Beneath Hill 60
(M) Paramount DVD/BD
More than 90 years it has taken for a remarkable true story of Australian bravery and ingenuity in World War I to find its way on to our screens.
In 1918, led by Queensland mining engineer turned reluctant captain Oliver Woodward (played by Brendan Cowell), the soldiers of the 1st Australian Tunnelling Company dug under enemy lines to plant explosives beneath the German army on the Western Front.
While these diggers looked to gain the high ground by taking the low, the opposing force took similar measures, which director Jeremy Sims depicts in tense, claustrophobic scenes of underground brinkmanship.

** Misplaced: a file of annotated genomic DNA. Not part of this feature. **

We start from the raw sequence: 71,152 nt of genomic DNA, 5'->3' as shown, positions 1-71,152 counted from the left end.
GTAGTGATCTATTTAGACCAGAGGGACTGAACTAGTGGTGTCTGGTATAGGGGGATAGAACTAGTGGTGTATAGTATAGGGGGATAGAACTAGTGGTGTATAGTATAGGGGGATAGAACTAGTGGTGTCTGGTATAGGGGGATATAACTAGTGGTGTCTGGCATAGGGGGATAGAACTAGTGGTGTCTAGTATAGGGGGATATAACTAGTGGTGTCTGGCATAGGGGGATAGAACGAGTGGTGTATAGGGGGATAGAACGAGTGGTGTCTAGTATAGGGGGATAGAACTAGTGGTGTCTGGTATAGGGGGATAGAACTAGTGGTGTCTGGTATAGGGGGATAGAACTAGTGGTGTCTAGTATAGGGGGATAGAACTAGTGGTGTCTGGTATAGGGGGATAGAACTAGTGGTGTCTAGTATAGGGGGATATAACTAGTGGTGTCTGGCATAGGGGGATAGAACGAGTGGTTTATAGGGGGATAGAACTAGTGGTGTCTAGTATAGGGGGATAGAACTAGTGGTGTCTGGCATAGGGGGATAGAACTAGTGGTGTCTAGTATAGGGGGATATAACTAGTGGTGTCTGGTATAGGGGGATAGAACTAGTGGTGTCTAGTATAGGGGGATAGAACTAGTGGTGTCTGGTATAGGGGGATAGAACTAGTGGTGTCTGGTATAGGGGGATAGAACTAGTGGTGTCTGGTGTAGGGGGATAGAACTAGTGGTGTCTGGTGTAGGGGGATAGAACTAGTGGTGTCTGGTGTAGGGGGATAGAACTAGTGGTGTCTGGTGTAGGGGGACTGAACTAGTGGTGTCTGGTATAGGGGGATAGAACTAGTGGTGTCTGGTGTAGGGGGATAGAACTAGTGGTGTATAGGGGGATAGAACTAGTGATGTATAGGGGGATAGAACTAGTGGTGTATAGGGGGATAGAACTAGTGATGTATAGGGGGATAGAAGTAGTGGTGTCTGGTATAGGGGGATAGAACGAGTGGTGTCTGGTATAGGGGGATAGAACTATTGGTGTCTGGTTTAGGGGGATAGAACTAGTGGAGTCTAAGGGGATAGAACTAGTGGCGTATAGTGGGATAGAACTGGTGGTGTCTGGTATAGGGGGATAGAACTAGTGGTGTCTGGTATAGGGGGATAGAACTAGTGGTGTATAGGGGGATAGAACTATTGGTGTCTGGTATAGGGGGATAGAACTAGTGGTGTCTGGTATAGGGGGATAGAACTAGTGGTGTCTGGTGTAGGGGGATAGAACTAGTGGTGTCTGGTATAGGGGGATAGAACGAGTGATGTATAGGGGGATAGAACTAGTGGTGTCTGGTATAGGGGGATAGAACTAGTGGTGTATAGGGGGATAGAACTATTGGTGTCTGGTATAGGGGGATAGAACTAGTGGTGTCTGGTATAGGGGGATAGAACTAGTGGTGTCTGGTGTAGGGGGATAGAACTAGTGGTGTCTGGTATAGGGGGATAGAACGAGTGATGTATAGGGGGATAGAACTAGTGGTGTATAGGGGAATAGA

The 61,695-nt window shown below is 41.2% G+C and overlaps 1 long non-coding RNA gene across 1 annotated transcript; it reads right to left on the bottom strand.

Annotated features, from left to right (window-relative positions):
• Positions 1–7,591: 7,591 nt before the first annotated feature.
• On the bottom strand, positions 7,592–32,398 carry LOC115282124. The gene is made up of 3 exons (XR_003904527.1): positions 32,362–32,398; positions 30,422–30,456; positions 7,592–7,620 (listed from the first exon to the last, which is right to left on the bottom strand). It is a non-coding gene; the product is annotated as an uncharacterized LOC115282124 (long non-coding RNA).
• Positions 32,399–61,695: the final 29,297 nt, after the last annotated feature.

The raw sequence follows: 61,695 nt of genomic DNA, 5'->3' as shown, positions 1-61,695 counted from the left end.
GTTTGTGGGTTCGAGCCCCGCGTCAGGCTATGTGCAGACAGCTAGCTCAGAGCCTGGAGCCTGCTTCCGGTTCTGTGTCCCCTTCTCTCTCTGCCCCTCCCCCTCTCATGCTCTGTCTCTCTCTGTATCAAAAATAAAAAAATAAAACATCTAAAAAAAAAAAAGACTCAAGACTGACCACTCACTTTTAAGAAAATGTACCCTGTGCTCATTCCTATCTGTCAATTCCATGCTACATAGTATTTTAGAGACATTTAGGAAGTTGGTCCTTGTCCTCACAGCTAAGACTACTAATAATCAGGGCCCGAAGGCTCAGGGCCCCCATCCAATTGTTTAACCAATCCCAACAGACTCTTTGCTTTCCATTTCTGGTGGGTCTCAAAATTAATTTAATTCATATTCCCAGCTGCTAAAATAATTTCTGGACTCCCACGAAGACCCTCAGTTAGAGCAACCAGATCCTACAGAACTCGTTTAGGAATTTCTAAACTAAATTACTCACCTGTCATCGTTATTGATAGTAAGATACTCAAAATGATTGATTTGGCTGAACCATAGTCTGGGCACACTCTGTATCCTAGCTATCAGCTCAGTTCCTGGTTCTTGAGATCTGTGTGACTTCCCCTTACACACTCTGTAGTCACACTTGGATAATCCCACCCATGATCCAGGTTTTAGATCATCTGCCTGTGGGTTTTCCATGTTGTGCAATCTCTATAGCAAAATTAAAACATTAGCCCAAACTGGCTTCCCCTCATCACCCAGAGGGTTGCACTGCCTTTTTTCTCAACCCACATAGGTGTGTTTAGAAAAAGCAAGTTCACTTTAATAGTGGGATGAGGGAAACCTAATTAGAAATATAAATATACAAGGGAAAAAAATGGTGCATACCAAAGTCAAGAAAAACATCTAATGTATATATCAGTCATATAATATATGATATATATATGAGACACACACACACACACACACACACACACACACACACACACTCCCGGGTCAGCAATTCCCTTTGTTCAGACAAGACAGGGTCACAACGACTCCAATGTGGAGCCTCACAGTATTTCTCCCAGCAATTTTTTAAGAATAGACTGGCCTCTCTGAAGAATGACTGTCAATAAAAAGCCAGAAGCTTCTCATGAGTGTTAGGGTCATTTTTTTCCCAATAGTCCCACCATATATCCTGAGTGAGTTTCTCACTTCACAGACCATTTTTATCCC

Without hitting the heights of Peter Weir’s Gallipoli, Beneath Hill 60 is another solid Australian war film dedicated to mateship, courage, “suicide” missions and those who risk their lives while following orders given by superiors.
Focusing on personal politics rather than bombarding us with anti-war tirades, Sims and screenwriter David Roach put us in the trenches with Woodward’s men; the dirty manoeuvres and subterranean sequences being effective salutes to historic efforts.
Eroding tension and interest are the slow flashbacks to Woodward’s life, just before he enlisted. His relationship with a teenage sweetheart is particularly pointless in the scheme of a reverent tribute to what men did in the dangerous theatre of war.